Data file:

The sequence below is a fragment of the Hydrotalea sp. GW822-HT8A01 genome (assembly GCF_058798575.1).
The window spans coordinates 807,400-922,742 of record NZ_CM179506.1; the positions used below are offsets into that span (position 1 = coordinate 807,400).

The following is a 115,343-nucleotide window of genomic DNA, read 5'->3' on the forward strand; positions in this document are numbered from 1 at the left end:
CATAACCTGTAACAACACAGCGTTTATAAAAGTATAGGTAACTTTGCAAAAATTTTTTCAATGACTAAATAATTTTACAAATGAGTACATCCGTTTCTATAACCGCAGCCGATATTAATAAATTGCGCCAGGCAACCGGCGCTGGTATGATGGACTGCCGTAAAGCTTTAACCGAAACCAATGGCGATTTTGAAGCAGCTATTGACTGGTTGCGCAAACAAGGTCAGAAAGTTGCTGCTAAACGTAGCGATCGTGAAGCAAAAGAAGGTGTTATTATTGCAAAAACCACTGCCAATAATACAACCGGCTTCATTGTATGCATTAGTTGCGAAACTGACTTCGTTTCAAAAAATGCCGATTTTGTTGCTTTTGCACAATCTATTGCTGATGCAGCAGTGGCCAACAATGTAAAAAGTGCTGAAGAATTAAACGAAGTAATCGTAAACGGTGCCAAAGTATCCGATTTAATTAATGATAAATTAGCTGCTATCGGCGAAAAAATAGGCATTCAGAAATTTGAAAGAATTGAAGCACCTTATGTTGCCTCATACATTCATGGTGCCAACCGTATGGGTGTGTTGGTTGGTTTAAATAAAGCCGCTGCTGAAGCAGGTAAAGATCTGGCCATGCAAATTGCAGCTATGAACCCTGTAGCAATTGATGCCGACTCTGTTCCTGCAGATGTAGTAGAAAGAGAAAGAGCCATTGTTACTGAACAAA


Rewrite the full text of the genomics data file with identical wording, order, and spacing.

The sequence below is a fragment of the Hydrotalea sp. GW822-HT8A01 genome (assembly GCF_058798575.1).
The window spans coordinates 807,400-922,742 of record NZ_CM179506.1; the positions used below are offsets into that span (position 1 = coordinate 807,400).

The following is a 115,343-nucleotide window of genomic DNA, read 5'->3' on the forward strand; positions in this document are numbered from 1 at the left end:
CATAACCTGTAACAACACAGCGTTTATAAAAGTATAGGTAACTTTGCAAAAATTTTTTCAATGACTAAATAATTTTACAAATGAGTACATCCGTTTCTATAACCGCAGCCGATATTAATAAATTGCGCCAGGCAACCGGCGCTGGTATGATGGACTGCCGTAAAGCTTTAACCGAAACCAATGGCGATTTTGAAGCAGCTATTGACTGGTTGCGCAAACAAGGTCAGAAAGTTGCTGCTAAACGTAGCGATCGTGAAGCAAAAGAAGGTGTTATTATTGCAAAAACCACTGCCAATAATACAACCGGCTTCATTGTATGCATTAGTTGCGAAACTGACTTCGTTTCAAAAAATGCCGATTTTGTTGCTTTTGCACAATCTATTGCTGATGCAGCAGTGGCCAACAATGTAAAAAGTGCTGAAGAATTAAACGAAGTAATCGTAAACGGTGCCAAAGTATCCGATTTAATTAATGATAAATTAGCTGCTATCGGCGAAAAAATAGGCATTCAGAAATTTGAAAGAATTGAAGCACCTTATGTTGCCTCATACATTCATGGTGCCAACCGTATGGGTGTGTTGGTTGGTTTAAATAAAGCCGCTGCTGAAGCAGGTAAAGATCTGGCCATGCAAATTGCAGCTATGAACCCTGTAGCAATTGATGCCGACTCTGTTCCTGCAGATGTAGTAGAAAGAGAAAGAGCCATTGTTACTGAACAAA